My son's journey
MAIA: He’s very loving. Coming from school he’d give me a hug. The others did, but he was always the first one in and would give me a hug.
When he started going to high school, I think that’s when I really noticed. He was getting bullied in high school. I can remember really clearly … I can remember sitting there with him on the couch, telling him that’s what I was there for, to help. If he was getting bullied at school, I will go into school and I will talk to the principal, or whoever the teacher was. He said, “No Mum, I don’t want you to.” I said, “Well that’s what I want to do.” He said, “No Mum, I don’t want you to do that.”
INTERVIEWER: Must be proud where he is now then?
MAIA: Yeah. I’m so proud of him now. Because I tell you what, it was a hell of a journey with him. I can remember, when he was on that road of alcohol, I can remember getting calls from the police station. “Well, I found him lying in the middle of town, on a bench, on the seat. I’ve got him in at the station. Would you like to come and pick him up?” I said, “No, leave him there till the morning.” I used to get so wild. All those incidents I said, “No, he can stay there till the morning and I’ll come and get him then.”
Then he’d come home and we’d have a talk, chat and laugh, and then he would go with his mates. Once again he had that circle of friends that did exactly the same as he did.
I had that real hard task of trying to pull myself away, whereas he probably did but couldn’t. He was in it too hard and too thick. He was in the thick of it and couldn’t make that decision or make that choice.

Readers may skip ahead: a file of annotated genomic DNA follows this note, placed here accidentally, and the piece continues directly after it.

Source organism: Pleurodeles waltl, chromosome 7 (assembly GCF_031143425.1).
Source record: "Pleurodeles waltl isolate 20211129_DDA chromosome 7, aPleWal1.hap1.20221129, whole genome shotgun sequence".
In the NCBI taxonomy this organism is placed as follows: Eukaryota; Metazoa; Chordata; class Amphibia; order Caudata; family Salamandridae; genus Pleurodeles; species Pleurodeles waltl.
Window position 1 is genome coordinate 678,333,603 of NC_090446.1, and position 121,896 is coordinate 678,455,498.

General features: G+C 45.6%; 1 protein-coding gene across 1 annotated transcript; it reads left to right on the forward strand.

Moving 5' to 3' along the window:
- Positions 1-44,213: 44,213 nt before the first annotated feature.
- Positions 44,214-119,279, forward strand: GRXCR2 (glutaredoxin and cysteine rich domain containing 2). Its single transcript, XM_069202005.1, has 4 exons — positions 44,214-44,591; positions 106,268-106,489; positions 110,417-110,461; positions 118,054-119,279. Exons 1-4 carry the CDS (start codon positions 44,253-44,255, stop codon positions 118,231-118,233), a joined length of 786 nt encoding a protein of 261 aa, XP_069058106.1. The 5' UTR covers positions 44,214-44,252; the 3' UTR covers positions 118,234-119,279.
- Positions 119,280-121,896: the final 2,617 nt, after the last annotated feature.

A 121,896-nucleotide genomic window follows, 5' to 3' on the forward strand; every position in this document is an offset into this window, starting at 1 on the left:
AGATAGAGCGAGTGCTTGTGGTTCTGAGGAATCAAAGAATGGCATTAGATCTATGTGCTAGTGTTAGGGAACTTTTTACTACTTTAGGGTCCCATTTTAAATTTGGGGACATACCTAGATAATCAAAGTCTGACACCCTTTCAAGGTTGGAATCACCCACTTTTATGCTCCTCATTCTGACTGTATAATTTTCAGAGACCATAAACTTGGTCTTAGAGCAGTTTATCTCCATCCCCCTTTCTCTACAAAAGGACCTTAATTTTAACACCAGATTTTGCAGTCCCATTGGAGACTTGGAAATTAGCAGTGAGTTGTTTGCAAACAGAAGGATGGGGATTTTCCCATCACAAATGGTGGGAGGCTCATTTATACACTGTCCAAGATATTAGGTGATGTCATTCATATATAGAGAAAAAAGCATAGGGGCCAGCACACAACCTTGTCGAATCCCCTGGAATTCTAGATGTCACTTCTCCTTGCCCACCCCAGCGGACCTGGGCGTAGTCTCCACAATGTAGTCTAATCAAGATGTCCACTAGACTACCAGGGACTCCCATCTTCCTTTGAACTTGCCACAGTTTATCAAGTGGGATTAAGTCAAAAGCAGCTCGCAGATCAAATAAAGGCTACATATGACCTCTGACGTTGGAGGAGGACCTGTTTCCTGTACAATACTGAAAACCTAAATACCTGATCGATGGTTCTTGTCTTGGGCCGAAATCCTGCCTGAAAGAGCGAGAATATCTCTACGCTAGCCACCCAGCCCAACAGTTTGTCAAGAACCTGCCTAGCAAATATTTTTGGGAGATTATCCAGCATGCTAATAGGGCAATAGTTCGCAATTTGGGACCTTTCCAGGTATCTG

One really bad incident with him was when I had a phone call from a friend of his: “Could you come over? It's really urgent that you come.” I went over there and he was black and blue. He’d been in the hospital. No one had told me. No one had rung. He’d been in the hospital emergency ward. Someone had beaten him up. They had bottles of hot stuff and that sort of thing. Someone had beaten him up really badly. I said to the two mates there, “Why didn’t you ring me to come and get him, or to come up to the hospital?” “He didn’t want to bother you.”
It's those sorts of things. He was beaten up. I got him home again. A lot of this to-ing and fro-ing of making them better and patching them up. Taking him to the doctor and paying for this and paying for that. That continual ongoing bailing them out of these situations, so that they wouldn’t get into any further harm.
That was probably the worst, most hurtful time for my whole being, of seeing your son beaten up like that because of the alcohol. And he couldn’t even remember.